How global gridded crop models (GGCMs) differ in their simulation of potential yield and reasons for those differences have never been assessed. The GGCM Intercomparison (GGCMI) offers a good framework for this assessment. Here, we built an emulator (called SMM for simple mechanistic model) of GGCMs based on generic and simplified formalism. The SMM equations describe crop phenology by a sum of growing degree days, canopy radiation absorption by the Beer Lambert law, and its conversion into aboveground biomass by a radiation use efficiency (RUE). We fitted the parameters of this emulator against gridded aboveground maize biomass at the end of the growing season simulated by eight different GGCMs in a given year (2000). Our assumption is that the simple set of equations of SMM, after calibration, could reproduce the response of most GGCMs so that differences between GGCMs can be attributed to the parameters related to processes captured by the emulator. Despite huge differences between GGCMs, we show that if we fit both a parameter describing the thermal requirement for leaf emergence by adjusting its value to each grid-point in space, as done by GGCM modellers following the GGCMI protocol, and a GGCM-dependent globally uniform RUE, then the simple set of equations of the SMM emulator is sufficient to reproduce the spatial distribution of the original aboveground biomass simulated by most GGCMs. The grain filling is simulated in SMM by considering a fixedin-time fraction of net primary productivity allocated to the grains (frac) once a threshold in leaves number (nthresh) is reached. Once calibrated, these two parameters allow for the capture of the relationship between potential yield and final aboveground biomass of each GGCM. It is particularly important as the divergence among GGCMs is larger for yield than for aboveground biomass. Thus, we showed that the divergence between GGCMs can be summarized by the differences in a few parameters. Our simple but mechanistic model could also be an interesting tool to test new developments in order to improve the simulation of potential yield at the global scale.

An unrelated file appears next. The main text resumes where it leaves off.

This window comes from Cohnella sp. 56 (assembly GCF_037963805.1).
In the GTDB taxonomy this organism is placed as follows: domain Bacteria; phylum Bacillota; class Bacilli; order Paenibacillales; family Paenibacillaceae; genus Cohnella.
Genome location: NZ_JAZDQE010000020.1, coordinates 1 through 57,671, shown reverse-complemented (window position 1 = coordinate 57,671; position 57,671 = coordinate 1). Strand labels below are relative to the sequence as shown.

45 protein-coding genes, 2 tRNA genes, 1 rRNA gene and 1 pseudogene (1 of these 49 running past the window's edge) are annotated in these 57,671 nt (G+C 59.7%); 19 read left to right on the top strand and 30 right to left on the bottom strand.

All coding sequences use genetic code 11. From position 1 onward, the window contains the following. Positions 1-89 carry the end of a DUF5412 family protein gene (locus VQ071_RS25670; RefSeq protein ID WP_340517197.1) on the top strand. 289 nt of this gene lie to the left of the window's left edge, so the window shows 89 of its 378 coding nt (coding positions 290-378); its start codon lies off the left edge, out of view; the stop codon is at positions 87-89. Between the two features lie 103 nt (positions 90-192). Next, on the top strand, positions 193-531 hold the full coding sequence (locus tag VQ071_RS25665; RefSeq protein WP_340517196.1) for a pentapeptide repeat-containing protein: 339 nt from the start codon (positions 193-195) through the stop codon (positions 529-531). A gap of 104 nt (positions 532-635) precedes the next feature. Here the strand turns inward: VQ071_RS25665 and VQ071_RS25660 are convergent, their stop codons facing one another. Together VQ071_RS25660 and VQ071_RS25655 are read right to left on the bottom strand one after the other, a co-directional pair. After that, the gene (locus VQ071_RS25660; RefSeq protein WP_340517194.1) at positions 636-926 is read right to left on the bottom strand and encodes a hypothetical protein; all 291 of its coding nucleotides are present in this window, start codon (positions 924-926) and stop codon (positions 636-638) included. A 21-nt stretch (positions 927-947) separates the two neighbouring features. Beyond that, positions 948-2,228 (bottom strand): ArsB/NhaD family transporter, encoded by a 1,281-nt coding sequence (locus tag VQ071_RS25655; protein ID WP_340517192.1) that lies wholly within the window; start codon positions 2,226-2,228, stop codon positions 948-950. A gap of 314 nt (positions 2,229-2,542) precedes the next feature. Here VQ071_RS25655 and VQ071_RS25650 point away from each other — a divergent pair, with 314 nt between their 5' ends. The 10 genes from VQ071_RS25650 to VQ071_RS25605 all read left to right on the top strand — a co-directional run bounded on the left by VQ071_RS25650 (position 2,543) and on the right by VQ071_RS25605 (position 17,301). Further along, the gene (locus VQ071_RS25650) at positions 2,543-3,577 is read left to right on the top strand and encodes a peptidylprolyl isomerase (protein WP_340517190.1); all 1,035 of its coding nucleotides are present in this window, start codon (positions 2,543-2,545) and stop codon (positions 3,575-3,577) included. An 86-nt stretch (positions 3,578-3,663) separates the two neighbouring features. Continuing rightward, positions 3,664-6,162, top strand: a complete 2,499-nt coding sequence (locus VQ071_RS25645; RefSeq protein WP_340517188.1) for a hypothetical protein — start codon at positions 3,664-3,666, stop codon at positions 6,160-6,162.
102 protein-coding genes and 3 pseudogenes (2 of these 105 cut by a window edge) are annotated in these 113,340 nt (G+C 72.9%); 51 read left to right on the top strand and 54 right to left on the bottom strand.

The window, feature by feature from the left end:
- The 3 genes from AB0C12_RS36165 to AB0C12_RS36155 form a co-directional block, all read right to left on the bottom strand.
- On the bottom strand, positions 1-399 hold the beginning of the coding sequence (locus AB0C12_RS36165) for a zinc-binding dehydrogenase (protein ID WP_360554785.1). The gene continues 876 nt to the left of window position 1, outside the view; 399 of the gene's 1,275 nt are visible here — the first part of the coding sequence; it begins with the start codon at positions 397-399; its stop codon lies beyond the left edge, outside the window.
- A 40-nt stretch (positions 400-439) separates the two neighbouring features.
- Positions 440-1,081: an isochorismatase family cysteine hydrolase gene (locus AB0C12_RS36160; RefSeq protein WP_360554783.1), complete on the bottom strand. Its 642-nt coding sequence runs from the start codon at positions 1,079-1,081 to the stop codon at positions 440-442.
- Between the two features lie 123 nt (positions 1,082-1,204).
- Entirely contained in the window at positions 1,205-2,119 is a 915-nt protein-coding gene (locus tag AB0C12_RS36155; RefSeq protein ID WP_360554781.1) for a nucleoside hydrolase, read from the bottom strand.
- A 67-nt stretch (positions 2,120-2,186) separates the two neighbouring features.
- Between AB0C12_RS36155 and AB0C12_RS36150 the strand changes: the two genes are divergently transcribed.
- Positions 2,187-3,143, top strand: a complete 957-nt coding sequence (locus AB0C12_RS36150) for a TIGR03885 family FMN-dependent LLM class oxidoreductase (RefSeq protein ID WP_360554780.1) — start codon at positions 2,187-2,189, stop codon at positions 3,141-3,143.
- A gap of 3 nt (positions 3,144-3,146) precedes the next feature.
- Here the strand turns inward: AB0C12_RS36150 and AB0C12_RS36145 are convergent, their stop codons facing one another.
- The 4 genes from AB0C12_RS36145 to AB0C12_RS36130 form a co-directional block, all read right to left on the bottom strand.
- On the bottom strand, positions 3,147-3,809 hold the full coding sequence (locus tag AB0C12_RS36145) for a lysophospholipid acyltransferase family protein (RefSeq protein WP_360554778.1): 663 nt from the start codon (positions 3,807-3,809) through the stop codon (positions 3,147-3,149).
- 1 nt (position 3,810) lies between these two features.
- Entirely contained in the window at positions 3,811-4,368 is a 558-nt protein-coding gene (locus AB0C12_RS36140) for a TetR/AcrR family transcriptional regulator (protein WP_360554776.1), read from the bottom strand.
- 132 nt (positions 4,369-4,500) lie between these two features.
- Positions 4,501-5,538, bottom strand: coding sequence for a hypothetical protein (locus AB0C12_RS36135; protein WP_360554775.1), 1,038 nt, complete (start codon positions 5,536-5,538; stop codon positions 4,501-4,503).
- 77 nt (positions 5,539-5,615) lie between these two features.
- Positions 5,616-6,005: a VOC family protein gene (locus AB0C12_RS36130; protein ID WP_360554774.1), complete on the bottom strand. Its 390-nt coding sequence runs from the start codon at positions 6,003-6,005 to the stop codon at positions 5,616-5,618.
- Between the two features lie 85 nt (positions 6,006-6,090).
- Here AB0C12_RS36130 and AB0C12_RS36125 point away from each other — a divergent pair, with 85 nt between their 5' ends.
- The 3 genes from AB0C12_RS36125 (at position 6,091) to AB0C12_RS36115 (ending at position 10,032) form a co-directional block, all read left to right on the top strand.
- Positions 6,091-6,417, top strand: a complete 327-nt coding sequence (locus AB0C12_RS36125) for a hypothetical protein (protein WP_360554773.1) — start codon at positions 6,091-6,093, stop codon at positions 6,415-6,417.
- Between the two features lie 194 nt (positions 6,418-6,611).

Bibliographical noteFunding Information:
Acknowledgements. This research was supported by INRAE (In-stitut national de recherche pour l’agriculture, l’alimentation et l’environnement) and the AgroEnv division through a Pari Scien-tifique 2020. We thank David Vidal and Lionel Jordan-Meille for discussions that formed the basis of the simple mechanistic model used in this paper, Marko Kvakić for helpful discussions at the beginning of this study, and Mark Irvine for his help with the computing aspects. Modeling and analysis were performed in using Python (Python Software Foundation. Python Language Reference, version 2.7., available at http://www.python.org, last access: January 2020).
ASJC Scopus subject areas
- Modelling and Simulation
- Earth and Planetary Sciences(all)